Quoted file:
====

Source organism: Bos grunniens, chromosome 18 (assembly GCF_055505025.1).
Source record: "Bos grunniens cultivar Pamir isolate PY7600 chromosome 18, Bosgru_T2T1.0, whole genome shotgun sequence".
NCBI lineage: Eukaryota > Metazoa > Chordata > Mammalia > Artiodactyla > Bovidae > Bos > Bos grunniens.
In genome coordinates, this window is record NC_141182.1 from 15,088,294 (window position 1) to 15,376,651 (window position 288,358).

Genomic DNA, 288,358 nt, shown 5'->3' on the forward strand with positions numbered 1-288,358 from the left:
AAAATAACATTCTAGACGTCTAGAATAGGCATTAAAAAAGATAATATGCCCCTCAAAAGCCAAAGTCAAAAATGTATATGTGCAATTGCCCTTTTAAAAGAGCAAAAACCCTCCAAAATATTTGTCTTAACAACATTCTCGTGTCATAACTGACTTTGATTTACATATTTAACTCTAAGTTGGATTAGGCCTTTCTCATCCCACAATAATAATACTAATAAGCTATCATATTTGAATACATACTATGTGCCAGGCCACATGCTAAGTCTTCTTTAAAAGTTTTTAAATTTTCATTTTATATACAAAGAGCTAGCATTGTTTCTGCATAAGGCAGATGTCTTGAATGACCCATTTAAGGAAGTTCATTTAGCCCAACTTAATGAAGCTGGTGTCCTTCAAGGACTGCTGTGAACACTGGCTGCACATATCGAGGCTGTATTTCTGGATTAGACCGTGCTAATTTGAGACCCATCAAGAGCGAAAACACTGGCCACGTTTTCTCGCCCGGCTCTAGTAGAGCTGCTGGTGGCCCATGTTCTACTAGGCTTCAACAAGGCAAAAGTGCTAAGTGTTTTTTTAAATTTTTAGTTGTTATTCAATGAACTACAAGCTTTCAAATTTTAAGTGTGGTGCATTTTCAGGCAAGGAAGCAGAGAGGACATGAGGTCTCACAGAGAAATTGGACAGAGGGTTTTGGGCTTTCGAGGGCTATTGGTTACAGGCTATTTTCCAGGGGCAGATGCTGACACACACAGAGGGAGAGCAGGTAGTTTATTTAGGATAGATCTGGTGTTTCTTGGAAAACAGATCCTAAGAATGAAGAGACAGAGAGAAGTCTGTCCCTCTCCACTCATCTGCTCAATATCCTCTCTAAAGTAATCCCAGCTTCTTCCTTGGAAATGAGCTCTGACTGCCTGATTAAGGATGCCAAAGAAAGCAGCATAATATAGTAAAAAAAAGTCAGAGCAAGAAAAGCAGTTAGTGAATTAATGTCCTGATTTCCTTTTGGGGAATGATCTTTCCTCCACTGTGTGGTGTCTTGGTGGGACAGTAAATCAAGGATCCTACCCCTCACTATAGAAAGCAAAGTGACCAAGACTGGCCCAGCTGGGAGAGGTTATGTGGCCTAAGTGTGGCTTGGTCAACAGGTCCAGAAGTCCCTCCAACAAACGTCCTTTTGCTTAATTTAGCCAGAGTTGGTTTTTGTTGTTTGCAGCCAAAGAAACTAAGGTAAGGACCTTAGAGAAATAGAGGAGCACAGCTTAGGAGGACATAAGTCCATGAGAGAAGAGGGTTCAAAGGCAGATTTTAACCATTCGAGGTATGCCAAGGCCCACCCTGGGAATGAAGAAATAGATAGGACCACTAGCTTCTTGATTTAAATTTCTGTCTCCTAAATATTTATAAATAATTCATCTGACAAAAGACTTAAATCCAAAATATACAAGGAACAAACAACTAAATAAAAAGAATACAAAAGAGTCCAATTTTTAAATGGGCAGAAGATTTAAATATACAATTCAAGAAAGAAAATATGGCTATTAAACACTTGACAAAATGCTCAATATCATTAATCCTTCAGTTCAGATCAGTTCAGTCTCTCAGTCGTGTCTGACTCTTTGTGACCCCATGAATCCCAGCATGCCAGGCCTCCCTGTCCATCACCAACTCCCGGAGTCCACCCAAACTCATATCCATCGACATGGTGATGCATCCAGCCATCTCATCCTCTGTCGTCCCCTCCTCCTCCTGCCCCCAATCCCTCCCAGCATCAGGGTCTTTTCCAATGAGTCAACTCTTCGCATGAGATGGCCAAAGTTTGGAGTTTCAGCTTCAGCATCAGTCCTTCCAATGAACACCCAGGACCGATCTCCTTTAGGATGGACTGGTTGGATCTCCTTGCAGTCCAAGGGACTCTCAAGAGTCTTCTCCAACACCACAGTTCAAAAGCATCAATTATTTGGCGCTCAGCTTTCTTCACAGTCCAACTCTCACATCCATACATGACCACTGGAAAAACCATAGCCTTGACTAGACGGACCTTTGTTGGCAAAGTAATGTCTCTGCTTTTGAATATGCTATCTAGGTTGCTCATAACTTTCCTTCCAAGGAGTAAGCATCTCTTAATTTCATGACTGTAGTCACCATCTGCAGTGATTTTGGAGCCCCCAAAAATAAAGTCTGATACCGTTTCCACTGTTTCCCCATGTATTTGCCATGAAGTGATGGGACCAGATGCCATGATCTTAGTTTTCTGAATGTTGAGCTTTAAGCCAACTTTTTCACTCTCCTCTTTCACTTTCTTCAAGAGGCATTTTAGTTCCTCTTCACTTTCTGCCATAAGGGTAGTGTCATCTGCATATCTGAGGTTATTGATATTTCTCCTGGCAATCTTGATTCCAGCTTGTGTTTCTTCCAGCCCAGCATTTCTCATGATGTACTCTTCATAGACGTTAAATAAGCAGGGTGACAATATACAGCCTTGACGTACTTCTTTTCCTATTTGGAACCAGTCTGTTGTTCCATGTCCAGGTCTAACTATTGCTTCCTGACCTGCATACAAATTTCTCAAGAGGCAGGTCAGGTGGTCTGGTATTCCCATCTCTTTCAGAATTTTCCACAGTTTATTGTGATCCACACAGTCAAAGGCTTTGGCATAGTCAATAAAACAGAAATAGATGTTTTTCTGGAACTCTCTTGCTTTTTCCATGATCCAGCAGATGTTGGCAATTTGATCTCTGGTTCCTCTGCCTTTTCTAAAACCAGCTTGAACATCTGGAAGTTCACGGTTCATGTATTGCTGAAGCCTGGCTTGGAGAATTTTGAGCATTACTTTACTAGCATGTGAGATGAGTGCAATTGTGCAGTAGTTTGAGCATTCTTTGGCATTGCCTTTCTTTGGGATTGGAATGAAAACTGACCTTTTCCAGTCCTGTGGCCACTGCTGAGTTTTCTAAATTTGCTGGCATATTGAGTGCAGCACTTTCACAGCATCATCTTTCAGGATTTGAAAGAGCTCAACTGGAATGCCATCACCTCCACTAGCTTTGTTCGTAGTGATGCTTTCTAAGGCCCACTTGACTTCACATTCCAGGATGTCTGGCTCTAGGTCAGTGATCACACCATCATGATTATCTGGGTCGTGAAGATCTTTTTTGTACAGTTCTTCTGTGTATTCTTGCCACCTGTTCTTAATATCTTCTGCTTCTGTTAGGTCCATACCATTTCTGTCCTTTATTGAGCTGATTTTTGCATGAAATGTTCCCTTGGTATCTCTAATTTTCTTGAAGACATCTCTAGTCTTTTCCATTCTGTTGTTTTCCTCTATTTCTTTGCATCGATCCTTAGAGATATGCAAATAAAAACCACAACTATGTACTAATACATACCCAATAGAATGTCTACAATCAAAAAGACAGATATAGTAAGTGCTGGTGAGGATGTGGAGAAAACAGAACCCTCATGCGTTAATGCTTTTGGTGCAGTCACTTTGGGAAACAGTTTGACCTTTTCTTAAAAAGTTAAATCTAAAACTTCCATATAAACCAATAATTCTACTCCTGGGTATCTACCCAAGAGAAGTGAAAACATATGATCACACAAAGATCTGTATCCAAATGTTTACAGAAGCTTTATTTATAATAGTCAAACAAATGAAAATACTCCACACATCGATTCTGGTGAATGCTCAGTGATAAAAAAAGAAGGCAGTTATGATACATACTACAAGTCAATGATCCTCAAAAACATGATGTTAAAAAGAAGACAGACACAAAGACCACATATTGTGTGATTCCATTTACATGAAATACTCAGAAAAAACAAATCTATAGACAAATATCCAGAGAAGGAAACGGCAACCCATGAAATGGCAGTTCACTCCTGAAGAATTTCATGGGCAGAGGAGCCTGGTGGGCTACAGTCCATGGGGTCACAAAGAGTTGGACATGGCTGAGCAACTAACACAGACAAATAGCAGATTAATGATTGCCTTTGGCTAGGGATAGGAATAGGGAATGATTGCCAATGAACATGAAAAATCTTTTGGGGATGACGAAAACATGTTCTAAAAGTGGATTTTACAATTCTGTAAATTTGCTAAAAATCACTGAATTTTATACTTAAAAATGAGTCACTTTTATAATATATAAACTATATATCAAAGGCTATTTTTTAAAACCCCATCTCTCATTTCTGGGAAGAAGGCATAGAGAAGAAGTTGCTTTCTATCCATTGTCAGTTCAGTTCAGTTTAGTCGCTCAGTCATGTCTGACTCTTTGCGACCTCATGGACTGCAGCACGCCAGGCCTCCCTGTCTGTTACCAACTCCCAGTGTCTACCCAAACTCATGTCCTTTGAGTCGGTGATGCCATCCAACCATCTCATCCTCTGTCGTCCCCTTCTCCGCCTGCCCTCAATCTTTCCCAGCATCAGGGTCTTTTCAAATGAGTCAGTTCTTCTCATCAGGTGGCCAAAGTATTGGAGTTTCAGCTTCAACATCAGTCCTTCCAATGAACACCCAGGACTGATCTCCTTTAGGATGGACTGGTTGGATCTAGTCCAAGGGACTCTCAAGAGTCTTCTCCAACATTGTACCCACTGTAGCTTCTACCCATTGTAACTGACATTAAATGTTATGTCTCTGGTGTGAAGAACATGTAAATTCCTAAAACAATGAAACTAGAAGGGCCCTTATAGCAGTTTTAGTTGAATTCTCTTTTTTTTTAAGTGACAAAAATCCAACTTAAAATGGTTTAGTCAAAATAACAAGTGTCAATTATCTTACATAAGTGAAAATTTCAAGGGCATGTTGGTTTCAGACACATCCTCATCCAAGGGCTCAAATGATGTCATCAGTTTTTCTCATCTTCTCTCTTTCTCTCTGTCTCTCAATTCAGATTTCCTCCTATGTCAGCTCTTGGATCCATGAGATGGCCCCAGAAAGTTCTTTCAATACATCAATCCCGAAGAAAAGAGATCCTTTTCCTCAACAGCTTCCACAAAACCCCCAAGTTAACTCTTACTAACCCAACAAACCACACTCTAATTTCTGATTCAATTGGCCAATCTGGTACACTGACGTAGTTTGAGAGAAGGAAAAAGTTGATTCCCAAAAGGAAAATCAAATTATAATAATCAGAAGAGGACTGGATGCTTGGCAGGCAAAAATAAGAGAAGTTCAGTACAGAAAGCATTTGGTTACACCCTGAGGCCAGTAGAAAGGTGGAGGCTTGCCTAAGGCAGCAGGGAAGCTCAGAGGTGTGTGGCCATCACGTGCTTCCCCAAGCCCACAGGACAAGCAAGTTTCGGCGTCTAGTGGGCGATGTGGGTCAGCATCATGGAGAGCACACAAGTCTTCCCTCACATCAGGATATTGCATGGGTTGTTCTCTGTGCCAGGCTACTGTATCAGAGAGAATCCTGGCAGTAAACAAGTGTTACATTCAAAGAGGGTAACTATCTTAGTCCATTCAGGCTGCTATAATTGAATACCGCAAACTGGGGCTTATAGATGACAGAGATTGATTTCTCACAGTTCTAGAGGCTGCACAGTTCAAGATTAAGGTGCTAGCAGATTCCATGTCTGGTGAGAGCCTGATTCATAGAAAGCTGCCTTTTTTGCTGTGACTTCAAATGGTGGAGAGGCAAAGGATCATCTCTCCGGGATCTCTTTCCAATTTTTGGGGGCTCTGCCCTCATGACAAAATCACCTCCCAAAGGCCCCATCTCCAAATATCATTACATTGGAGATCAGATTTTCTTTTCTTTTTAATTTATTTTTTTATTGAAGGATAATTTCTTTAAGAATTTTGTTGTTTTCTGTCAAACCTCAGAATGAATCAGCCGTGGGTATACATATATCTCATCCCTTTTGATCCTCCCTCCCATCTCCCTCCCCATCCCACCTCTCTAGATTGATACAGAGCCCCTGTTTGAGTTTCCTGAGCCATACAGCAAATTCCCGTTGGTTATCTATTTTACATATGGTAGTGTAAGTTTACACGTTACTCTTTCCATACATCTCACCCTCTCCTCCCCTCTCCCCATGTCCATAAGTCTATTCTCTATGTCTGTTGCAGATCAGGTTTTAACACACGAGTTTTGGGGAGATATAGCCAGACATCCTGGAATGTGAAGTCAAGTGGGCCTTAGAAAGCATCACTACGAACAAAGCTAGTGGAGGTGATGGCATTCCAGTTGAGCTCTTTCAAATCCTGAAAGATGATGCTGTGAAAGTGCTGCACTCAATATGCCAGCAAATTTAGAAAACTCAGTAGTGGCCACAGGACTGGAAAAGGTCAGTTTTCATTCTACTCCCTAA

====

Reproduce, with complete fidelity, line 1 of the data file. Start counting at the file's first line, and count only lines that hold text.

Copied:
Source organism: Bos grunniens, chromosome 18 (assembly GCF_055505025.1).